Few issues surrounding college football have generated more attention in the past several months than satellite camps. Some conferences, and coaches, are for them – most notably the Big Ten, and Michigan's Jim Harbaugh – and some conferences and coaches want them to be banned.
A “satellite camp,” if you're unaware, refers to a college football program hosting a high school camp in an off-campus location -- usually a far-flung off-campus location. Like, say, Florida, if you happen to be Harbaugh and Michigan.
The idea behind satellite camps is easy enough to understand: hold camps in talent-rich locations. Take the show on the road, so to speak, and go where the best players -- and prospects -- are instead of hoping they come to you.
But it's a practice that has created much debate, and nationwide division. The NCAA last month banned satellite camps, and then a few weeks later rescinded that ban so that satellite camps could be further evaluated.
In the ACC, though, there's no need for such time. The conference is against satellite camps, and it's safe to say that most, if not all, of the league's coaches reject the idea. Some are more against satellite camps than others.
Clemson coach Dabo Swinney has said that he'd never lead a satellite camp. Ditto for North Carolina coach Larry Fedora. At the ACC's spring meetings earlier this week, Fedora outlined his reasons for opposing satellite camps, and his argument against having them in college football.
The argument in favor of satellite camps is that they help high school players receive more exposure to college programs. At least that's what college coaches try to argue. In reality, satellite camps allow teams to come into talent-rich areas of other states and try to establish a recruiting base.
“Some people have grabbed it and run with it and are trying to use it to their own advantage,” Fedora said. “And so I don't think there are kids out there that if you don't have satellite camps aren't being seen. I don't think there's any truth to that. But that's what people have kind of run with.
“And so that's why the rule (banning satellite camps) was put on hold, so we'll see what happens.”
UNC's highest-profile camp, which it has dubbed the “Freak Show,” has been a recruiting success. Prospects who attended it last year raved about it, and some compared it favorably to some of the best camps they'd attended on any college campus.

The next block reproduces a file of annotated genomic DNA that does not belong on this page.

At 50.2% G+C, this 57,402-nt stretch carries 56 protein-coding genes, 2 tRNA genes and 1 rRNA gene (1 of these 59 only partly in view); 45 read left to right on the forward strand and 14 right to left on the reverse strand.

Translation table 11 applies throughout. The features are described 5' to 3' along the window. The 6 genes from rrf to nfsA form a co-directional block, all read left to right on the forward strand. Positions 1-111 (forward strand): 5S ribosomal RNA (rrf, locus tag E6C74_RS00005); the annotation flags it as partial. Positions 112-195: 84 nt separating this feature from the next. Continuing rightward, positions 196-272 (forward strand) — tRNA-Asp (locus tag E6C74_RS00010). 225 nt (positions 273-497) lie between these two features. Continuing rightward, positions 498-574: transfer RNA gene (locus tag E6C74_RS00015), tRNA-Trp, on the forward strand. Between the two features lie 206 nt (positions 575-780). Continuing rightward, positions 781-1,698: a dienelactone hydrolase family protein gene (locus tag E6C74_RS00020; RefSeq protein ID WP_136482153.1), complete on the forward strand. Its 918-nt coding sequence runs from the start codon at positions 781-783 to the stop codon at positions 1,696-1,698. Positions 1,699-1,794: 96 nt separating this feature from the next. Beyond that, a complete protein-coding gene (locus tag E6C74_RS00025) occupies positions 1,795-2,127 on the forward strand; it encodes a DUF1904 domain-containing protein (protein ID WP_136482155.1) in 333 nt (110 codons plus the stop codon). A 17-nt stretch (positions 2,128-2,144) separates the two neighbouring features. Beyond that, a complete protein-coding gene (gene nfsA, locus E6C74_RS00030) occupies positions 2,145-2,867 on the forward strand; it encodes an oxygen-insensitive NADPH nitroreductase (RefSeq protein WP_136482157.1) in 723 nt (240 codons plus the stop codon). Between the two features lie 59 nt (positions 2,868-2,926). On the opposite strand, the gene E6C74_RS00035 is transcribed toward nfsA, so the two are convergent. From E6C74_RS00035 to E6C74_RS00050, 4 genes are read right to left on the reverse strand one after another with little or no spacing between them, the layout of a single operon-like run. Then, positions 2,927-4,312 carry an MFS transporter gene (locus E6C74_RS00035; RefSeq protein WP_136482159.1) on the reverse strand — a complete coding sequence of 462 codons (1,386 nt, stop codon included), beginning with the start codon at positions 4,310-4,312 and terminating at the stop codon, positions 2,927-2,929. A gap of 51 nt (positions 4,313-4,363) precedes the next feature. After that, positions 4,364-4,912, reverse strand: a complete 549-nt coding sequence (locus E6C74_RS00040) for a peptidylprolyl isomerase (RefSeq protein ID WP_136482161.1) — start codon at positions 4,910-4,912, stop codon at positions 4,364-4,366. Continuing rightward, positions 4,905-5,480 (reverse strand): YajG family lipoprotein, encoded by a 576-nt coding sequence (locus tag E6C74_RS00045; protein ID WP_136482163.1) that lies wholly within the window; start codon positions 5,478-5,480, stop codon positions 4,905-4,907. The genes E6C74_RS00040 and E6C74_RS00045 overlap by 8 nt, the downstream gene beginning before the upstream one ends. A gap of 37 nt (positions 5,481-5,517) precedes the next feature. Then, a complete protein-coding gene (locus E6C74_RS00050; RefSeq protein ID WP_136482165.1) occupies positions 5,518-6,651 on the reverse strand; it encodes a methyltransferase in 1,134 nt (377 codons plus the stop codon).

One of the reasons for its success, though, is that it is in fact on campus. It allows prospects to see UNC's facilities, its highly-regarded campus and some of the surrounding area. Satellite camps, meanwhile, do little in the way of offering prospects a chance to become familiar with a campus.
That's likely part of the idea behind them for those coaches who favor satellite camps. A program like, say, Michigan, might seem more viable to prospects when Harbaugh is traveling to prospects as opposed to having prospects travel north.
At UNC, though, the campus and the relatively good weather – compared to schools in colder climates – is undoubtedly part of the pitch that Fedora and his staff make to recruits. So it's no wonder that Fedora, and other ACC coaches in similarly desirable locations, oppose satellite camps.
“I know that everybody says that the players are being exploited and they're not being able to be seen by other schools,” Fedora said. “” don't think that there's truth to that to be honest with you. I do think that we ought to stop satellite camps.
“I think the camps ought to be on our campuses and then if some other school would like to come work your camp and you want them to come and work it, that they ought to be able to do that so we're not restricting anybody from working somebody else's camp.”
At UNC, for instance, coaches from lower-division schools – FCS programs, and Division II programs – have often helped run the camps that Fedora and his staff host. It's a good opportunity for those coaches at smaller schools, and Fedora welcomes having those other coaches.
Beyond that, though, he's completely opposed to everything else about the idea of satellite camps.